If buildings were sentient beings, the lovely stone church in Dunvegan must have been singing Happy Days are Here Again last Sunday. With the place packed to the rafters, it surely felt like it had back in the days when there was a Gaelic and English service each Sabbath and everyone and their uncle attended church.
As mentioned last week, the Memorial Day Service has evolved into a bit of a ‘homecoming weekend’ event. And one of the former residents it attracted this year was Inger Marie (née Jensen) Morris. Marie grew up east of Dunvegan and had attended the Fiske’s Corners school. She drove down with her daughter Karen, son-in-law Moe and grandson Grant to visit her parent’s graves. They also asked if they could stop by our place, because it was where she had grown up.
It was a delight to connect with someone who had lived in Dunvegan years ago; they’re getting scarcer than hens’ teeth. A voracious reader from the time she started school, Marie was a very bright young lady. In fact, she skipped two grades and finished high school well ahead of the pack. She is equally sharp today, with a memory most senior citizens only dream of.
One of the stories she told us was when her father, Mogens Jensen, emigrated from Denmark as a young man. After landing in Montreal, he and his fellow émigrés were lined up on the dock where farmers from Quebec and Ontario could inspect them and choose a new hired man, fresh off the boat. Marie explained that, while not a tall man, her father was solidly built and was snapped up by a farmer from Finch. Mogens spoke only one word of English: “rabbit.” A cousin of his told him if he could learn to say “rabbit,” he could learn to speak English.
To assess his new helper’s skills, the morning after Mogens arrived in Finch the farmer had him hitch up a team of horses and plough a patch of land. Despite the communication barriers, everything went fine… until Mogens took the reins in his hands. Not surprisingly, the horses didn’t speak Danish. Years later, he told his children that it would have been much more helpful if his cousin had taught him the English words “gee” and “haw,” the voice commands used to tell a draft horse to turn right or left.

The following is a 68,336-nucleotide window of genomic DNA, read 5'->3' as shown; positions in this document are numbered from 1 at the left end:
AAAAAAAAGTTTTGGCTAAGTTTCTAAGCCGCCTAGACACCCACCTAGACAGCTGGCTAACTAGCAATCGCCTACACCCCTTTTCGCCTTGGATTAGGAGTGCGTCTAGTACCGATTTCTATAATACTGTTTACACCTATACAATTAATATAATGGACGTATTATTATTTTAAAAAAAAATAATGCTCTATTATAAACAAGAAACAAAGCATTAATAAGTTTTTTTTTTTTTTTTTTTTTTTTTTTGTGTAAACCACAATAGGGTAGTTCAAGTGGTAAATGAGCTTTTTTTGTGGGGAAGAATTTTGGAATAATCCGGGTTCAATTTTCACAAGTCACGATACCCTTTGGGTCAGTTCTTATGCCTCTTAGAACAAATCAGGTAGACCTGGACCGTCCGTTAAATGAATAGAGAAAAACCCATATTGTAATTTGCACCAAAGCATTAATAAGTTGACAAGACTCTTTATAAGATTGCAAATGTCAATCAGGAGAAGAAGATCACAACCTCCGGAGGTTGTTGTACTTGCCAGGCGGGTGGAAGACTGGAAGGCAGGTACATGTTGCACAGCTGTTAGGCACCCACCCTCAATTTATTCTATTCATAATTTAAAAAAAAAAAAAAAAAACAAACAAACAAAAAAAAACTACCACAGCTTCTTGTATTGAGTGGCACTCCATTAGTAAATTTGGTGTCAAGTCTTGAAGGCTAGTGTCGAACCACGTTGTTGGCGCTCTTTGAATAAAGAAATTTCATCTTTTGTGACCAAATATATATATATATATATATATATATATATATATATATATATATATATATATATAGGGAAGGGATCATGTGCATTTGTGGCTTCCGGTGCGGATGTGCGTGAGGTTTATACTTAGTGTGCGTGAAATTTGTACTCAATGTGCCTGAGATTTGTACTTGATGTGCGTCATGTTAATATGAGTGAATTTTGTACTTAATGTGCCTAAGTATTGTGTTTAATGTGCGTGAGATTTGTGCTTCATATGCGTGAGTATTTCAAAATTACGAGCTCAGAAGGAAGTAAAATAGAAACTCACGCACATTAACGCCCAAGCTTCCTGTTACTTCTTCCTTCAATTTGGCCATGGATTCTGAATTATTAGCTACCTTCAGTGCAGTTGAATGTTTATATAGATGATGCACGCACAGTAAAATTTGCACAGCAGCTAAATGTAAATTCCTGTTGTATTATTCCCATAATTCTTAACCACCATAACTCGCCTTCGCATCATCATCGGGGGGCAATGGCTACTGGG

Fallfest for families
Yeah! This coming Sunday is the Harvest Fall Festival at the Glengarry Pioneer Museum from 10 am to 4 pm. And, if you’ve never attended, I urge you to do so. You won’t regret it… even if it’s raining.
Highlights include: the Harvest Sale tent with home baking, jams, jellies, preserves, fruit, vegetables, plants and more; demonstrations of pioneer skills such as blacksmithing, spinning, butter making, apple pressing and the like; vintage farm machinery brought back to life: a raft of local artisans showing their creations and answering questions; children’s crafts all day & relay games at 11 am & 2:30 pm; and much-loved Indigenous interpreter Archie Martin.
Even FallFest refreshments are something old-timers look forward to, be it slaking their thirst in the Star Inn with a cold one from Cassel Brewery or a glass of fine wine at the Stonehouse Vineyard’s tent… or grabbing a bite to eat and/or a slice of homemade pie from the Dunvegan Recreation’s food tent.
If musical entertainment is your thing, take heed that this activity has been moved to the Williams Pavilion (next to the Big Beaver schoolhouse). This year’s headline performers are the amazing Speuhler Family Swiss Horns and the Morris Family Singers. Other local performers in the all-day line-up include: Cole, Oakley & Dawson Williams on the piano and fiddle; Grace Graham; the Simply Singing Choir; Bluegrass: Doug MacPherson, Justin Theoret & Jamie Baker; and Grace (Morris) Armstrong on the harp.
Then there’s the Cow Pie 50/50 raffle where the winner could walk away with up to $1,125. Not too shabby for a $10 ‘investment’ (as the politicians love to say). And there are two draws… so two grand prizes… one at 12 noon and the second at 2:00 pm. Buy a ticket or two at the entrance gates, from the Cow Pie ticket booth near the schoolhouse or from Claire Wallace our mobile ticket sales person.
Kenyon history tour
If you were intrigued by last week’s mention of the upcoming “Glengarry Rambles” historical bus tour in October, the good news is that tickets will be going on sale at the Harvest Fall Festival this Sunday. The bad news is that there are only a limited number of seats, so I’d recommend grabbing yours as soon as you can. You have two dates from which to choose: from 1:00 to 3:30 pm on Saturday, October 14th or October 21st. Your guide will be Glengarry’s county archivist, Allan J. MacDonald, and he’s curated (as the ‘fashionistas’ say today) a fascinating tour of the hidden histories of Kenyon Township. A joint venture between the Glengarry County Archives and the Glengarry Pioneer Museum, tickets are also available by calling 613-527-5320 or visiting: GlengarryPioneerMuseum.ca.
Scots’ Viking roots
We’ll close out today’s column with another tidbit from Marie (Jensen) Morris. Marie is proud of her heritage, both Danish and Canadian. She learned English at school and from her playmates and Danish from her parents, which she still speaks to this day. She told me that, as a young child, she was told, “Denmark peopled Scotland.” And, historically, she has a case.
From the 8th to the 15th centuries, Vikings and Norse settlers did colonize the Northern Isles of Orkney and Shetland, the Hebrides and the islands of the Firth of Clyde. And there was an inevitable cultural exchange. One example Marlie gave was the Gaelic for church: kirk. Apparently, it’s derived from the Old Norse word ‘kirkja’.